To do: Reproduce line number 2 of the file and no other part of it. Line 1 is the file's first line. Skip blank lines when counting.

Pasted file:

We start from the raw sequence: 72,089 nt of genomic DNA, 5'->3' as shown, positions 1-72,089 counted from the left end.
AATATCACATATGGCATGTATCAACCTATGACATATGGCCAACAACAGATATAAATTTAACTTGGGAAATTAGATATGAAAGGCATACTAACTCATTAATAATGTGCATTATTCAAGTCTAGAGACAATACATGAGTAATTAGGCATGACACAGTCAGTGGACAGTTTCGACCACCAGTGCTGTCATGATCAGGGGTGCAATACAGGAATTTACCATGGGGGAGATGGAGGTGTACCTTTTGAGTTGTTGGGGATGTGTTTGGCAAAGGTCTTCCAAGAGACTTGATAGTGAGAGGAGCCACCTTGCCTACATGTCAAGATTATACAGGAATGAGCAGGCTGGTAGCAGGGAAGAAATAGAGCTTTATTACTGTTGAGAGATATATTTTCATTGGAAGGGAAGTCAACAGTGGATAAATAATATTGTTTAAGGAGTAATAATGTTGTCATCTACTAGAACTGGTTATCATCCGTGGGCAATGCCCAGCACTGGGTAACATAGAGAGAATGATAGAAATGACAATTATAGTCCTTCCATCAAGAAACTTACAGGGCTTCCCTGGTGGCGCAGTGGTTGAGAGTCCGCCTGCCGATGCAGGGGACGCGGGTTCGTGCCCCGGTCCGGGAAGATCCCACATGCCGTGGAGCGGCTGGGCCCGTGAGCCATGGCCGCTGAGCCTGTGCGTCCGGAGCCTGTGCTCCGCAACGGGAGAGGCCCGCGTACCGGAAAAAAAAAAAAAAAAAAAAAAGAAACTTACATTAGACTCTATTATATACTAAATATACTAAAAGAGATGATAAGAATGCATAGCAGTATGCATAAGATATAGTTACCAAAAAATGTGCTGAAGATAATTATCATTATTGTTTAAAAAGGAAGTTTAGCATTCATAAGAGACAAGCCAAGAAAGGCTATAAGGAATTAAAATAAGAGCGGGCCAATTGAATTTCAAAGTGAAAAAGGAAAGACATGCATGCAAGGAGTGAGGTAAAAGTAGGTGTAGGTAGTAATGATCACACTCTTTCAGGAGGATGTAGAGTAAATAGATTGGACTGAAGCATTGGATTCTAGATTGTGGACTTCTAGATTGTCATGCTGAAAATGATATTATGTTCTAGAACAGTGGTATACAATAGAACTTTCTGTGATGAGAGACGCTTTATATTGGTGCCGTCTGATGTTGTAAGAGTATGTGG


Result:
AATATCACATATGGCATGTATCAACCTATGACATATGGCCAACAACAGATATAAATTTAACTTGGGAAATTAGATATGAAAGGCATACTAACTCATTAATAATGTGCATTATTCAAGTCTAGAGACAATACATGAGTAATTAGGCATGACACAGTCAGTGGACAGTTTCGACCACCAGTGCTGTCATGATCAGGGGTGCAATACAGGAATTTACCATGGGGGAGATGGAGGTGTACCTTTTGAGTTGTTGGGGATGTGTTTGGCAAAGGTCTTCCAAGAGACTTGATAGTGAGAGGAGCCACCTTGCCTACATGTCAAGATTATACAGGAATGAGCAGGCTGGTAGCAGGGAAGAAATAGAGCTTTATTACTGTTGAGAGATATATTTTCATTGGAAGGGAAGTCAACAGTGGATAAATAATATTGTTTAAGGAGTAATAATGTTGTCATCTACTAGAACTGGTTATCATCCGTGGGCAATGCCCAGCACTGGGTAACATAGAGAGAATGATAGAAATGACAATTATAGTCCTTCCATCAAGAAACTTACAGGGCTTCCCTGGTGGCGCAGTGGTTGAGAGTCCGCCTGCCGATGCAGGGGACGCGGGTTCGTGCCCCGGTCCGGGAAGATCCCACATGCCGTGGAGCGGCTGGGCCCGTGAGCCATGGCCGCTGAGCCTGTGCGTCCGGAGCCTGTGCTCCGCAACGGGAGAGGCCCGCGTACCGGAAAAAAAAAAAAAAAAAAAAAAGAAACTTACATTAGACTCTATTATATACTAAATATACTAAAAGAGATGATAAGAATGCATAGCAGTATGCATAAGATATAGTTACCAAAAAATGTGCTGAAGATAATTATCATTATTGTTTAAAAAGGAAGTTTAGCATTCATAAGAGACAAGCCAAGAAAGGCTATAAGGAATTAAAATAAGAGCGGGCCAATTGAATTTCAAAGTGAAAAAGGAAAGACATGCATGCAAGGAGTGAGGTAAAAGTAGGTGTAGGTAGTAATGATCACACTCTTTCAGGAGGATGTAGAGTAAATAGATTGGACTGAAGCATTGGATTCTAGATTGTGGACTTCTAGATTGTCATGCTGAAAATGATATTATGTTCTAGAACAGTGGTATACAATAGAACTTTCTGTGATGAGAGACGCTTTATATTGGTGCCGTCTGATGTTGTAAGAGTATGTGG